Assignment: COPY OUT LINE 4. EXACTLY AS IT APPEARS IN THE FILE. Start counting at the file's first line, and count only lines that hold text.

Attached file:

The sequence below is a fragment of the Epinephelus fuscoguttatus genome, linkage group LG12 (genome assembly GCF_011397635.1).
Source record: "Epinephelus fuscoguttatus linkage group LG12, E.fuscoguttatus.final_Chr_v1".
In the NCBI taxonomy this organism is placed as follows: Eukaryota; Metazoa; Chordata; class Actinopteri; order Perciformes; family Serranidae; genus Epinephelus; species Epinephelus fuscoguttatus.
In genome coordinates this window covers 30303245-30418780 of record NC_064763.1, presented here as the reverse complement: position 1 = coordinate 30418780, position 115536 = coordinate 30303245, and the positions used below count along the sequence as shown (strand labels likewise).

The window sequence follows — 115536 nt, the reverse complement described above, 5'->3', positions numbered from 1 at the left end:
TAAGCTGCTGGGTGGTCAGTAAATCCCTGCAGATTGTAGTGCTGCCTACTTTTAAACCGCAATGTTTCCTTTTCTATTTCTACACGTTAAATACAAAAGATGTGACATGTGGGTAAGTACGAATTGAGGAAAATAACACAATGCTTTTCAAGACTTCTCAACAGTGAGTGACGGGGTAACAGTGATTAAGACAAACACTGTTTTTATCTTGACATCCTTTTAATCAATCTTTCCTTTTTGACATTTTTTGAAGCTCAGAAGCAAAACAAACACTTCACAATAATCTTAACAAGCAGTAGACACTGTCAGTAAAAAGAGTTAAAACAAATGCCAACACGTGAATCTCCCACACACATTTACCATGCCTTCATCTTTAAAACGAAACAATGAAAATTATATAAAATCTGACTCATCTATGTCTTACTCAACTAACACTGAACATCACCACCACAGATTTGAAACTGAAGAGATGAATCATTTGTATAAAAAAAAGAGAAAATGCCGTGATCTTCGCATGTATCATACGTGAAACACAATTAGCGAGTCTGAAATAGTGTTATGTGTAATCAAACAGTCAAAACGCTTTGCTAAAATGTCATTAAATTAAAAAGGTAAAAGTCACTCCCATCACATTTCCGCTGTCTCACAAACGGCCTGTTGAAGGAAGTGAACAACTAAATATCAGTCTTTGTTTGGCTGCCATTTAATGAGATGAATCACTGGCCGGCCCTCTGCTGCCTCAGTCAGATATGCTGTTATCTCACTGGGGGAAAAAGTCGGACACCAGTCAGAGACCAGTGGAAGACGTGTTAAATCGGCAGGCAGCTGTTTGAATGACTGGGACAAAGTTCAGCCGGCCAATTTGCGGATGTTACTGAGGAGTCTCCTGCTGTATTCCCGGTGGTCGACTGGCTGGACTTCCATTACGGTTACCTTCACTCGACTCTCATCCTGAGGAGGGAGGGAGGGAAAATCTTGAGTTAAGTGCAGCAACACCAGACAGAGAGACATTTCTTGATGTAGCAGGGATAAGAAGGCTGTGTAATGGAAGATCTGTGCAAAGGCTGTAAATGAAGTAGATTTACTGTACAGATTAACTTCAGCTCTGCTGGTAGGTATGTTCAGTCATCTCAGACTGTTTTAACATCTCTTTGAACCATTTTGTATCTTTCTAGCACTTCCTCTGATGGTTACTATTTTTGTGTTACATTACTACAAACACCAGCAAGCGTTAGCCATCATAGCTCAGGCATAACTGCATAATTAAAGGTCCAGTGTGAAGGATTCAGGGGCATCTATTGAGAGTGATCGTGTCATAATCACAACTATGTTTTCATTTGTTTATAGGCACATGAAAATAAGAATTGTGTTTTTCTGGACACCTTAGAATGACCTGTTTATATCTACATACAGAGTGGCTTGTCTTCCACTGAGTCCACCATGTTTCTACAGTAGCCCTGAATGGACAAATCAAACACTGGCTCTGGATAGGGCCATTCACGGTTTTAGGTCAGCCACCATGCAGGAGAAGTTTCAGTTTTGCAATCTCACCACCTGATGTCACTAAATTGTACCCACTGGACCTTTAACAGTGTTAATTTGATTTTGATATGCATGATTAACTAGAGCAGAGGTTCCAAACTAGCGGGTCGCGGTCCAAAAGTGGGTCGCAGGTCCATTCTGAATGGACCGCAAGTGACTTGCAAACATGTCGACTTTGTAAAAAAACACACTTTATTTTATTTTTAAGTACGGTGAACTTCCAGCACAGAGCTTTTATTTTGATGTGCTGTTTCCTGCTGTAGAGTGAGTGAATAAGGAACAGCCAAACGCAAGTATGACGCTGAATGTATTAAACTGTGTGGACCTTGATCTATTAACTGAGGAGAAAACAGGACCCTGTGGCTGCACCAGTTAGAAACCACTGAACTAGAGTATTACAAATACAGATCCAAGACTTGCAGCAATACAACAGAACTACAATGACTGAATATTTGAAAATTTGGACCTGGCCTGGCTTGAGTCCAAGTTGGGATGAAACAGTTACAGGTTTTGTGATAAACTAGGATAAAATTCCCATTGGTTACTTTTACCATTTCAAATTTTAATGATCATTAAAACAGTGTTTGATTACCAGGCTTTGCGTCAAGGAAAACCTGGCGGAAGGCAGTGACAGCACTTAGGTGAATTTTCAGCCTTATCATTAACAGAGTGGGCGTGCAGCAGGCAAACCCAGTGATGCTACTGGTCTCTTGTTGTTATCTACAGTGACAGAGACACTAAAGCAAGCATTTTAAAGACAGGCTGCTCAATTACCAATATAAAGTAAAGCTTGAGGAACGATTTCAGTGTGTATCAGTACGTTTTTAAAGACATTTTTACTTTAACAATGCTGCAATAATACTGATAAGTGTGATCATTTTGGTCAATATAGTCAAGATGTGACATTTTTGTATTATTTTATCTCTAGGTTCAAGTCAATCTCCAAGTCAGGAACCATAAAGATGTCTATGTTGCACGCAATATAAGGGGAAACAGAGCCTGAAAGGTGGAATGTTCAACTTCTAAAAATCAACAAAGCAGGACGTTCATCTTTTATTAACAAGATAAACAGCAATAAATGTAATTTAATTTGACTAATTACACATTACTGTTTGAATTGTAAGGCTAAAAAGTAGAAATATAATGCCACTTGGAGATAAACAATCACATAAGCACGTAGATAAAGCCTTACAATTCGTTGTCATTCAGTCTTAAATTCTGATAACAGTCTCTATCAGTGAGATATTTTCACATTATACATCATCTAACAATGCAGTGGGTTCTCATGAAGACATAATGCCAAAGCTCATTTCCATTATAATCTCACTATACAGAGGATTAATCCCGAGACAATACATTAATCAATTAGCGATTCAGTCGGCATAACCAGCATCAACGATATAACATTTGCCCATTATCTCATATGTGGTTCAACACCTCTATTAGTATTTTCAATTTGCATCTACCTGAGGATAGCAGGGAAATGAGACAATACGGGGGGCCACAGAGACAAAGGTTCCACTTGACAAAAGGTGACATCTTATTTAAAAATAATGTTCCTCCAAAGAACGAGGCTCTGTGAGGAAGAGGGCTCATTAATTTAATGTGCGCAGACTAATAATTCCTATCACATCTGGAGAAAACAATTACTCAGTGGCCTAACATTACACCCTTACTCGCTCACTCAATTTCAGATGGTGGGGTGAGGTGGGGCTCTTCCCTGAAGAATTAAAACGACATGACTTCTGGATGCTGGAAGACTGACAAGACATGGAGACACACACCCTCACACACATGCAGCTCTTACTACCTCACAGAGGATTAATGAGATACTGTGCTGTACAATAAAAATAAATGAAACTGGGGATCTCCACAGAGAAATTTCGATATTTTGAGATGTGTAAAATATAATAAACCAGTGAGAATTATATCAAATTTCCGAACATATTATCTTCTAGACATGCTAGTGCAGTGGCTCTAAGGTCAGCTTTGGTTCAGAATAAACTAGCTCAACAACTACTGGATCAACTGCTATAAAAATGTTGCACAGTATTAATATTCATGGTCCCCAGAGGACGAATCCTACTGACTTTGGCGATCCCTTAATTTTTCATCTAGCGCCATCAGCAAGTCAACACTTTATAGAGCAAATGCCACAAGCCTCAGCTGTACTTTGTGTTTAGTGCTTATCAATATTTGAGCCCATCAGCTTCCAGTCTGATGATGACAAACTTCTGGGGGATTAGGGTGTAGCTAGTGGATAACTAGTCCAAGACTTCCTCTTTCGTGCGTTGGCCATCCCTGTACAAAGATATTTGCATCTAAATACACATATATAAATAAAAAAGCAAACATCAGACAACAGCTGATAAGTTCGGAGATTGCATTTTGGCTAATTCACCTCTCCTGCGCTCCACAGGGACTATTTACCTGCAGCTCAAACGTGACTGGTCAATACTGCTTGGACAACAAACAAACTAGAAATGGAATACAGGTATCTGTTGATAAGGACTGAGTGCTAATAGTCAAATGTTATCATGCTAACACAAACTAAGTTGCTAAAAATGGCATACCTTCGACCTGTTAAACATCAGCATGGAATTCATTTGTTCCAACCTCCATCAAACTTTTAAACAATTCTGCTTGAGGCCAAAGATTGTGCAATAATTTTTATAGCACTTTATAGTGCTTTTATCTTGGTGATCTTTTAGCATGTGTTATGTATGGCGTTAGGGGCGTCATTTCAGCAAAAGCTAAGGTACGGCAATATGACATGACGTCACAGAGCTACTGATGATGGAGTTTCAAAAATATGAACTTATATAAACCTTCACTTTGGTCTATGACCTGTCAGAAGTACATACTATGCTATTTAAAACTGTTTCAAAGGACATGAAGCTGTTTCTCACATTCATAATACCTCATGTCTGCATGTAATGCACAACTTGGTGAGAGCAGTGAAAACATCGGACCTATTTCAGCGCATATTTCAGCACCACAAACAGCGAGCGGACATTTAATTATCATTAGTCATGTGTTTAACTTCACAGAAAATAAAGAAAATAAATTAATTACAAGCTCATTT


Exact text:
In genome coordinates this window covers 30303245-30418780 of record NC_064763.1, presented here as the reverse complement: position 1 = coordinate 30418780, position 115536 = coordinate 30303245, and the positions used below count along the sequence as shown (strand labels likewise).